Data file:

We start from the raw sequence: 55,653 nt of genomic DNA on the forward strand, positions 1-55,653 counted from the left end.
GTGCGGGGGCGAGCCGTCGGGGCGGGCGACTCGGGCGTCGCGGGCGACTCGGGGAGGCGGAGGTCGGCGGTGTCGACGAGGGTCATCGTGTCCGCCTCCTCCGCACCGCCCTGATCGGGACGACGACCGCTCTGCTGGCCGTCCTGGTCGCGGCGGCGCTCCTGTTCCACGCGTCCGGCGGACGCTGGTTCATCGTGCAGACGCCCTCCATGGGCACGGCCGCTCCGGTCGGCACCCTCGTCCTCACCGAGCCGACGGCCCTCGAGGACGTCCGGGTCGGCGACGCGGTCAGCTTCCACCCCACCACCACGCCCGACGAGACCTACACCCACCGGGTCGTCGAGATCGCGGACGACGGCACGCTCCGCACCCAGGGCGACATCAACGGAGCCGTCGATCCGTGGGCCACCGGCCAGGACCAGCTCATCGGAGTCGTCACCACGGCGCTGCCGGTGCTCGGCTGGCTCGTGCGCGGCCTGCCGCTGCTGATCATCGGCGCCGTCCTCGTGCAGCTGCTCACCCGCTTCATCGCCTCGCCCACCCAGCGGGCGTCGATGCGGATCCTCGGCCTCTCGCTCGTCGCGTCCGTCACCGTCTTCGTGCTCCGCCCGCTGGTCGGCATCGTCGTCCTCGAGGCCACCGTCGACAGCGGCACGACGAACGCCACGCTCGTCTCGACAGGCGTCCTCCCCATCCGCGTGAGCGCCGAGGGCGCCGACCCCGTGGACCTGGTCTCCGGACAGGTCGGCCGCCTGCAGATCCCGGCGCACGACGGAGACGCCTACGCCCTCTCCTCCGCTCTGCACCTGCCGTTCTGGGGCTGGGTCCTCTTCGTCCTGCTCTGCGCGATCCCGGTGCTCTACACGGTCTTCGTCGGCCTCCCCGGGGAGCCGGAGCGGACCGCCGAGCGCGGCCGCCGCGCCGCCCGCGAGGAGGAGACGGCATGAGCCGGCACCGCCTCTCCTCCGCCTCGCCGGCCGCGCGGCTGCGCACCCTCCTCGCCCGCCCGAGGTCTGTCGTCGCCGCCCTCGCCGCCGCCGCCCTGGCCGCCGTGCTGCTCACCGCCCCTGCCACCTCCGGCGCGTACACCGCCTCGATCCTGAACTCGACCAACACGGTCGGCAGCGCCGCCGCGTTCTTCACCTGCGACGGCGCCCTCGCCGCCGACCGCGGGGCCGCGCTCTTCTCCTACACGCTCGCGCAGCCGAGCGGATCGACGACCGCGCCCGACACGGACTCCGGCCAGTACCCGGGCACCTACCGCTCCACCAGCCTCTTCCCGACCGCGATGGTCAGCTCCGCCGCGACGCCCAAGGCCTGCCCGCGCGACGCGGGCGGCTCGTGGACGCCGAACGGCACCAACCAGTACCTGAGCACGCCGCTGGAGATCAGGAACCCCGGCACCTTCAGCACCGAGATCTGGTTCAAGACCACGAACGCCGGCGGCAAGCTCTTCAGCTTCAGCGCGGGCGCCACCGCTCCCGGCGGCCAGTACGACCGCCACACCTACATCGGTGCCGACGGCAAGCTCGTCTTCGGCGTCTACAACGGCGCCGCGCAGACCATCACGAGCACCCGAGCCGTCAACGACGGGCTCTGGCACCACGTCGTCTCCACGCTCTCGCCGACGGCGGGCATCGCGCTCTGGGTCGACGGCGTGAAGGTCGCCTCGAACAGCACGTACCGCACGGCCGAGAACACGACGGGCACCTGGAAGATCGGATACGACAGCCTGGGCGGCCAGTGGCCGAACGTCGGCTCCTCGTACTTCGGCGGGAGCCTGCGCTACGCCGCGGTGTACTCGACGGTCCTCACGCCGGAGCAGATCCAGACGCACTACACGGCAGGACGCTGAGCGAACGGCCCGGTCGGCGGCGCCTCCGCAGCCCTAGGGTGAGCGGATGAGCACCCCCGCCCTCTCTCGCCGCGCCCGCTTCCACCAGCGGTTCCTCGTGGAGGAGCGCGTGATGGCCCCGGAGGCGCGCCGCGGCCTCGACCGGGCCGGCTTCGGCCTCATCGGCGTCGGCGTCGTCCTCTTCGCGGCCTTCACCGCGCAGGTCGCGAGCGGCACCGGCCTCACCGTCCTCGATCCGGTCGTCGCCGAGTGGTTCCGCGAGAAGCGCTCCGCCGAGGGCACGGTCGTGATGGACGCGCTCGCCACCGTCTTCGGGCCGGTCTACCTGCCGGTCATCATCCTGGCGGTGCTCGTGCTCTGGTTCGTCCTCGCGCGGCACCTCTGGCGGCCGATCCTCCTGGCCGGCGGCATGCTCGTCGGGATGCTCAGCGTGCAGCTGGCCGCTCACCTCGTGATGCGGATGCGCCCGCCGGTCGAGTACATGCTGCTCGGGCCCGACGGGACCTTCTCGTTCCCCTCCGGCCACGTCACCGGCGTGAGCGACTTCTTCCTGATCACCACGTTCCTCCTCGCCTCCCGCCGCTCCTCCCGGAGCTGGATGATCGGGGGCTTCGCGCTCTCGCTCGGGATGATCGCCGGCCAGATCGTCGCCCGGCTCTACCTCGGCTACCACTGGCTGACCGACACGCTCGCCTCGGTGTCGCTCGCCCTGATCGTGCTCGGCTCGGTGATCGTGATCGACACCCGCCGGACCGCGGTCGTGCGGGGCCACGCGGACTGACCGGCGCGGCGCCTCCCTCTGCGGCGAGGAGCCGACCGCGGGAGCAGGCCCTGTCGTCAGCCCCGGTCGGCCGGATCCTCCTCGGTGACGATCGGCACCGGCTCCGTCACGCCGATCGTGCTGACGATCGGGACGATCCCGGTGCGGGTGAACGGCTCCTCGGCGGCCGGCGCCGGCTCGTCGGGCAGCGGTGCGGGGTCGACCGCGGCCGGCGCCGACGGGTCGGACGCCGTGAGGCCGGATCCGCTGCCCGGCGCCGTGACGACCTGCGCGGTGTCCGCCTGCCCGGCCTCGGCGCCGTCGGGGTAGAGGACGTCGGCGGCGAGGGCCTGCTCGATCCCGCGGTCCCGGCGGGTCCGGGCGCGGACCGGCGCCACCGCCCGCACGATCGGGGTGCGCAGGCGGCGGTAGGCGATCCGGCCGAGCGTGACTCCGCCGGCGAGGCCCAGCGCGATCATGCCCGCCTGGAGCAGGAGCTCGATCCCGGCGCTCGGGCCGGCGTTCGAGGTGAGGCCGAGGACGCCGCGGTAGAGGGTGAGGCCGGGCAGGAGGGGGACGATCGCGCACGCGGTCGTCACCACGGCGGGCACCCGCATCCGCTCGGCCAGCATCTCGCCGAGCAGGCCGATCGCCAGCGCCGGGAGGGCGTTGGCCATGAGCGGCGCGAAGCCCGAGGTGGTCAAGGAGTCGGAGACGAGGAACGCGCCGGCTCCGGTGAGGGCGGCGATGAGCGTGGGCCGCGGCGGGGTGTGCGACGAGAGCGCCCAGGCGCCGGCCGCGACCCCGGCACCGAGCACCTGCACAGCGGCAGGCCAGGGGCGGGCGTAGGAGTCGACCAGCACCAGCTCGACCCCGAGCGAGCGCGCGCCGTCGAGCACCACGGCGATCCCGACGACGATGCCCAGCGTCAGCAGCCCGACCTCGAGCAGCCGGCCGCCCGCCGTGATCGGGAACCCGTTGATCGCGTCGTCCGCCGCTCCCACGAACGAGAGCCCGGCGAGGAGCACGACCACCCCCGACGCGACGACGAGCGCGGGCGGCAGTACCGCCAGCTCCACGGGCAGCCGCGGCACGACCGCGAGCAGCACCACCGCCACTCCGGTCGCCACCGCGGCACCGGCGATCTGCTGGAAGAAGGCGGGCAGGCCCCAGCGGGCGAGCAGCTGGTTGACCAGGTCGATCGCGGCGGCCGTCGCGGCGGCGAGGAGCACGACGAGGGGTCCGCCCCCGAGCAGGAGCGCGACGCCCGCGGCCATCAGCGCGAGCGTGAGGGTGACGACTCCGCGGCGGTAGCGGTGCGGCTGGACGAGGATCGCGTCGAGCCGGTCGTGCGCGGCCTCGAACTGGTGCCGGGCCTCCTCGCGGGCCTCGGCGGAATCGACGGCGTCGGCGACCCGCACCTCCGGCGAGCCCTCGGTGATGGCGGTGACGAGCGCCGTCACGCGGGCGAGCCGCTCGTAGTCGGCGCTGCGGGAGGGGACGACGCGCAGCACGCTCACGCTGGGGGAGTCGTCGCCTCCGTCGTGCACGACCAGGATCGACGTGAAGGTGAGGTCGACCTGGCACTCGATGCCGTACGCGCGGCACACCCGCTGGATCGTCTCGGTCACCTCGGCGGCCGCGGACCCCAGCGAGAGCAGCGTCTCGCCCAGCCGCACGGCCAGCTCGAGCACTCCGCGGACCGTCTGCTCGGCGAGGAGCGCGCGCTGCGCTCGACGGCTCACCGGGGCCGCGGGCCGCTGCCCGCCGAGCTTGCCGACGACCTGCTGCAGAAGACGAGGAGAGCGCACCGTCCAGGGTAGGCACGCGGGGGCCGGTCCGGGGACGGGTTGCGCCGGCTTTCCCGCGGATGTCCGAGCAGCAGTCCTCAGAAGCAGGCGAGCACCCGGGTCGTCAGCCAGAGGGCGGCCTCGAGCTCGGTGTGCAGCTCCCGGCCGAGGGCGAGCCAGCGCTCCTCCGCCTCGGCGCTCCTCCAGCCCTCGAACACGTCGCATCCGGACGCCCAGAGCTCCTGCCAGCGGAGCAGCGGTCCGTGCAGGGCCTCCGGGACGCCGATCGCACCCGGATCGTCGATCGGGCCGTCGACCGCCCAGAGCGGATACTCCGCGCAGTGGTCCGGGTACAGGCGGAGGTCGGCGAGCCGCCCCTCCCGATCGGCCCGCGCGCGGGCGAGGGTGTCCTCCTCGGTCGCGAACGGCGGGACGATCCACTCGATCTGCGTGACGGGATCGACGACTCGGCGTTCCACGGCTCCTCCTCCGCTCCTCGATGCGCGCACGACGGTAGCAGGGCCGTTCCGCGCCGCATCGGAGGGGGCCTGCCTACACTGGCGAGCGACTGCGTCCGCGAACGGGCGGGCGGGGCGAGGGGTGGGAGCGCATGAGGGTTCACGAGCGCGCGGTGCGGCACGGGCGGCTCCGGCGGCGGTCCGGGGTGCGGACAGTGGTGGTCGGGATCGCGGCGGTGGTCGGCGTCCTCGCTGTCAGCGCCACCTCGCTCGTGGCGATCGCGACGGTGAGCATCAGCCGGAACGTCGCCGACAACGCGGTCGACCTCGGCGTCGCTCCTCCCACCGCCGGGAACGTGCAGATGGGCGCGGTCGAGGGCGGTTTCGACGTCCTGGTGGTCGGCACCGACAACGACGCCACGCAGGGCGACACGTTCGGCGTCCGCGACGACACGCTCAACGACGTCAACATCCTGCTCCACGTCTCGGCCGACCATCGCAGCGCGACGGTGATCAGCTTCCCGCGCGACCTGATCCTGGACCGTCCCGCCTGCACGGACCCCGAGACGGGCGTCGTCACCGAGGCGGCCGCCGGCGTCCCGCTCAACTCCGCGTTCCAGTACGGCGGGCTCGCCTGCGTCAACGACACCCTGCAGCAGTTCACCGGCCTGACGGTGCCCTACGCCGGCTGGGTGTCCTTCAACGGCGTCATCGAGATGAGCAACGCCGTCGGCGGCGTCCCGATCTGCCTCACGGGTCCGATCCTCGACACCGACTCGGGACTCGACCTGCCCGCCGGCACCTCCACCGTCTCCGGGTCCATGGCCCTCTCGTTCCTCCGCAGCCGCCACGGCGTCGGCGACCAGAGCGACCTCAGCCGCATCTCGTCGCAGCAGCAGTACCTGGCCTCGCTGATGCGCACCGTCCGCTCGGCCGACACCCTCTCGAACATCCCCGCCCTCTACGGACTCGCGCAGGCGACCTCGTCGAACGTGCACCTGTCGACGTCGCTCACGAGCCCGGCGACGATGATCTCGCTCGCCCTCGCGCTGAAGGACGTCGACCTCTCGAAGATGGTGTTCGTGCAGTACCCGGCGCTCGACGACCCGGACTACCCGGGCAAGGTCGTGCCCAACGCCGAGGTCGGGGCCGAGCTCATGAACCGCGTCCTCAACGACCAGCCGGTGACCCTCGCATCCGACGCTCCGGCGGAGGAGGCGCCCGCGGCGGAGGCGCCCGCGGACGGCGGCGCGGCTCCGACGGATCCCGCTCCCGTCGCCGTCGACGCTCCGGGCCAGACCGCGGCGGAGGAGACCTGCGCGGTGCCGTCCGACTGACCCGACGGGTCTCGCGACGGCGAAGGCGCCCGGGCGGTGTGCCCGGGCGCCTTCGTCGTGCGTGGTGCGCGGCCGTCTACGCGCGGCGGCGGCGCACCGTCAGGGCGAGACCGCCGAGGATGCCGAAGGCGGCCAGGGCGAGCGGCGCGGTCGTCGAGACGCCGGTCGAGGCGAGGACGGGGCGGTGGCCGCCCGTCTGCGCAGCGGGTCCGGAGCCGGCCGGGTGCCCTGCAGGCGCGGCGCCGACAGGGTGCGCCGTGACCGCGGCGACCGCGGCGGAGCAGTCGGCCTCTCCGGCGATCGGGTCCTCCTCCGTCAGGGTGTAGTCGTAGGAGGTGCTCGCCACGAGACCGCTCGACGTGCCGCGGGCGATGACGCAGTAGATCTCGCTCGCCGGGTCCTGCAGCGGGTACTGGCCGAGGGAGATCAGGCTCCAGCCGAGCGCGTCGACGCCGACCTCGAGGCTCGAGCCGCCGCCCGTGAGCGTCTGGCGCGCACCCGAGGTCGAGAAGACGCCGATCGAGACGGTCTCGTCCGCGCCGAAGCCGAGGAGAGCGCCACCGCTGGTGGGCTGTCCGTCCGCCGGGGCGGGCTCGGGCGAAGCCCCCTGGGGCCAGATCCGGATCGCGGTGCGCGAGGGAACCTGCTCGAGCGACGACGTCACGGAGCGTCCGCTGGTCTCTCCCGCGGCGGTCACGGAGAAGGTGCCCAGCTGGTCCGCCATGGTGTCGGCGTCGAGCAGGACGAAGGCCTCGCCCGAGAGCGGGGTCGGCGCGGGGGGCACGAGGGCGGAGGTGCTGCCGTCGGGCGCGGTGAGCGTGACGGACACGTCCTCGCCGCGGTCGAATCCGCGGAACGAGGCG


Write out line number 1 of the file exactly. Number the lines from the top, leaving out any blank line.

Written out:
We start from the raw sequence: 55,653 nt of genomic DNA on the forward strand, positions 1-55,653 counted from the left end.